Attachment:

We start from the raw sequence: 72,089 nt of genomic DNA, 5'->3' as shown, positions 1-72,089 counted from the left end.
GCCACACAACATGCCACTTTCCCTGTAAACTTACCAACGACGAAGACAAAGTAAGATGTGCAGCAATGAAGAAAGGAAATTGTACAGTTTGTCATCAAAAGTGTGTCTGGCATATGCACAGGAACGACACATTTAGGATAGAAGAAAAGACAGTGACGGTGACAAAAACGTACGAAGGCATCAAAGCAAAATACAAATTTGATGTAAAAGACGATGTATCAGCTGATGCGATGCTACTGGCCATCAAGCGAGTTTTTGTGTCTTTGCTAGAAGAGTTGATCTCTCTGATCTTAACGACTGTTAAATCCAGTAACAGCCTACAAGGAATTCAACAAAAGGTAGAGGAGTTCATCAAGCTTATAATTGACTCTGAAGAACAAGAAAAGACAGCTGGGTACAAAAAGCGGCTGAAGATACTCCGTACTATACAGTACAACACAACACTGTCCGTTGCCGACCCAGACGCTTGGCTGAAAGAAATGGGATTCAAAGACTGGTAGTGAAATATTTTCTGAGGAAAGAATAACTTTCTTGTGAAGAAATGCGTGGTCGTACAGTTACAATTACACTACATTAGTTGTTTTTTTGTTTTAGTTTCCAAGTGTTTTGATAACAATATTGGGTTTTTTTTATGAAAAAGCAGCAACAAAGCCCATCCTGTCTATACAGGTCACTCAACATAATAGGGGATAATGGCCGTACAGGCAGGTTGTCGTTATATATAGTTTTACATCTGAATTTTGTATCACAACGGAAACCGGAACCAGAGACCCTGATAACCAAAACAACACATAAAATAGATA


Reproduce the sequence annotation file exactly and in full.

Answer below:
We start from the raw sequence: 72,089 nt of genomic DNA, 5'->3' as shown, positions 1-72,089 counted from the left end.
GCCACACAACATGCCACTTTCCCTGTAAACTTACCAACGACGAAGACAAAGTAAGATGTGCAGCAATGAAGAAAGGAAATTGTACAGTTTGTCATCAAAAGTGTGTCTGGCATATGCACAGGAACGACACATTTAGGATAGAAGAAAAGACAGTGACGGTGACAAAAACGTACGAAGGCATCAAAGCAAAATACAAATTTGATGTAAAAGACGATGTATCAGCTGATGCGATGCTACTGGCCATCAAGCGAGTTTTTGTGTCTTTGCTAGAAGAGTTGATCTCTCTGATCTTAACGACTGTTAAATCCAGTAACAGCCTACAAGGAATTCAACAAAAGGTAGAGGAGTTCATCAAGCTTATAATTGACTCTGAAGAACAAGAAAAGACAGCTGGGTACAAAAAGCGGCTGAAGATACTCCGTACTATACAGTACAACACAACACTGTCCGTTGCCGACCCAGACGCTTGGCTGAAAGAAATGGGATTCAAAGACTGGTAGTGAAATATTTTCTGAGGAAAGAATAACTTTCTTGTGAAGAAATGCGTGGTCGTACAGTTACAATTACACTACATTAGTTGTTTTTTTGTTTTAGTTTCCAAGTGTTTTGATAACAATATTGGGTTTTTTTTATGAAAAAGCAGCAACAAAGCCCATCCTGTCTATACAGGTCACTCAACATAATAGGGGATAATGGCCGTACAGGCAGGTTGTCGTTATATATAGTTTTACATCTGAATTTTGTATCACAACGGAAACCGGAACCAGAGACCCTGATAACCAAAACAACACATAAAATAGATA